12. This man, O Publius Lentulus, was present at all your counsels, while you were thinking of nothing day and night except my safety. He cooperated with you as a most influential adviser in planning the conduct to be pursued, as a most faithful ally in preparing for it, and as a most fearless assistant in executing it. It was he who visited all the municipalities and colonies; it was he who implored the assistance of all Italy, which was eager to afford it; it was he who in the senate was the first person to deliver his opinion, and when he had delivered it there, he then also entreated the Roman people to preserve me.  Wherefore, you may desist from that language which you have been using, namely, that the dispositions of the priests were changed after my delivering the opinion which I did about the corn. As if they had any different opinion from what I myself had about Cnaeus Pompeius, or as if they were ignorant what I ought to do either with regard to the expectation of the Roman people, or to the services which I have received from Cnaeus Pompeius, or to my own circumstances and condition; or as if even, if my sentiments had perchance been offensive to any one of the priests, though I know for a certainty that the contrary was the case, any priest was on that account going to decide about religion, or any citizen about the republic, in any other manner than the laws respecting religious ceremonies compelled the one, or the interests and safety of the republic compelled the other.  I am aware, O priests, that I have said more things which are foreign to this cause, than either your opinion is likely to approve of, or than my own inclination prompted. But I was anxious to be acquitted in your eyes; and, further, your kindness in listening to me with attention carried me on to say more than I had intended. But I will make amends for this by the brevity of that part of the speech which relates to the actual matter now brought under your examination; and as the affair is divided into two heads,—one relating to the laws of religion, and the other to the laws of the state, —I will pass over the question of religion, which would take a longer time to discuss, and speak to the point of what is the law of the state.  For what can be so arrogant as for a layman to endeavour to lecture the college of priests about religion, about divine affairs, and ceremonies, and sacrifices; or so foolish as for a man, if he has found anything of consequence in your books, to take up time in detailing it to you; or so superfluous, as to seek to acquire learning on those points concerning which our ancestors have laid down the principle that you alone have knowledge, and that you alone ought to be consulted?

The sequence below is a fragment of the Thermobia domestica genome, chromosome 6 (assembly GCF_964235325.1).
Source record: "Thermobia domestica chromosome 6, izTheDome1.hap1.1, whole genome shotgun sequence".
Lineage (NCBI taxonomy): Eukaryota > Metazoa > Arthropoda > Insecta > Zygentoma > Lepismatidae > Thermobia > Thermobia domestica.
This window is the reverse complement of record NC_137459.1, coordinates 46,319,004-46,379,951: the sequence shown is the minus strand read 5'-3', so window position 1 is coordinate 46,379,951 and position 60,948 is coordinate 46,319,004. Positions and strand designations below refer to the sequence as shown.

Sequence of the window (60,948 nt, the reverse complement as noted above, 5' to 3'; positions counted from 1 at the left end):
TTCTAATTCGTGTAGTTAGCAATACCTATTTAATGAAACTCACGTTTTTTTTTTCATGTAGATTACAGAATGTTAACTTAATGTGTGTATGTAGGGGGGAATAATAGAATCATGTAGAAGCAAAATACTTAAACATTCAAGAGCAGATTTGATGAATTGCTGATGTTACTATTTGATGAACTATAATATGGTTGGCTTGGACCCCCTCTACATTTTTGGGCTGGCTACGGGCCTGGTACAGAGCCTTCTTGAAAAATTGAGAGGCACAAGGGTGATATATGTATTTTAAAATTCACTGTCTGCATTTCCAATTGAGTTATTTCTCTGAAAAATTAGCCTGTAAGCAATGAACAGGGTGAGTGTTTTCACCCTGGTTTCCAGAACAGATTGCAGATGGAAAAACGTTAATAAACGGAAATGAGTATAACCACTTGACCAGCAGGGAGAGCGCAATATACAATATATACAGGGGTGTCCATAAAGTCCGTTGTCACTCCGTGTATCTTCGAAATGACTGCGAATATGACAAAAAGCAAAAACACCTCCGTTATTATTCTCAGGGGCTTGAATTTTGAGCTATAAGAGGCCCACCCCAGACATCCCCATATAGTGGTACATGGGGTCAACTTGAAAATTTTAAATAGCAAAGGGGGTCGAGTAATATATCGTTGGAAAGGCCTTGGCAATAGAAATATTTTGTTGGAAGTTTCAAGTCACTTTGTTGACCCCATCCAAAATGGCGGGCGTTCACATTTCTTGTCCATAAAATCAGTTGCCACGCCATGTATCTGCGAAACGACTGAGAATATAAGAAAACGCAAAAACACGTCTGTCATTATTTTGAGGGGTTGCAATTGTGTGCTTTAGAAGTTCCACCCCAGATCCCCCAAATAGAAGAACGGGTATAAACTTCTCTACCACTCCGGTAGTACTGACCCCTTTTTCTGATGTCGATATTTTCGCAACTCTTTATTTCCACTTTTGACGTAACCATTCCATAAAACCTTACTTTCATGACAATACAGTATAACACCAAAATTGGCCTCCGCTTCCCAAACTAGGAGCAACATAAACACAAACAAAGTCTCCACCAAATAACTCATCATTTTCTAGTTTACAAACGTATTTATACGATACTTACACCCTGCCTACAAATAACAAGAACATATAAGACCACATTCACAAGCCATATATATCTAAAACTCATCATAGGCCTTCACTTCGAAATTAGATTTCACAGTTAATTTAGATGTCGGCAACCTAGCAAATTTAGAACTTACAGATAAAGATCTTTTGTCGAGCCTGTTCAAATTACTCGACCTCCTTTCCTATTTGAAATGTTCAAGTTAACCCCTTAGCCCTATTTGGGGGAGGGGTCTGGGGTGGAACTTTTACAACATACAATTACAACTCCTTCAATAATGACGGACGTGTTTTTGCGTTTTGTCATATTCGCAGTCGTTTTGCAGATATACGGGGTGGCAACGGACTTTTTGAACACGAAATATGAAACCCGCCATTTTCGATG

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THE SPEECH OF M. T. CICERO FOR HIS HOUSE. ADDRESSED TO THE PRIESTS
THE SPEECH OF M. T. CICERO AGAINST PUBLIUS VATINIUS; CALLED ALSO, THE EXAMINATION OF PUBLIUS VATINIUS.
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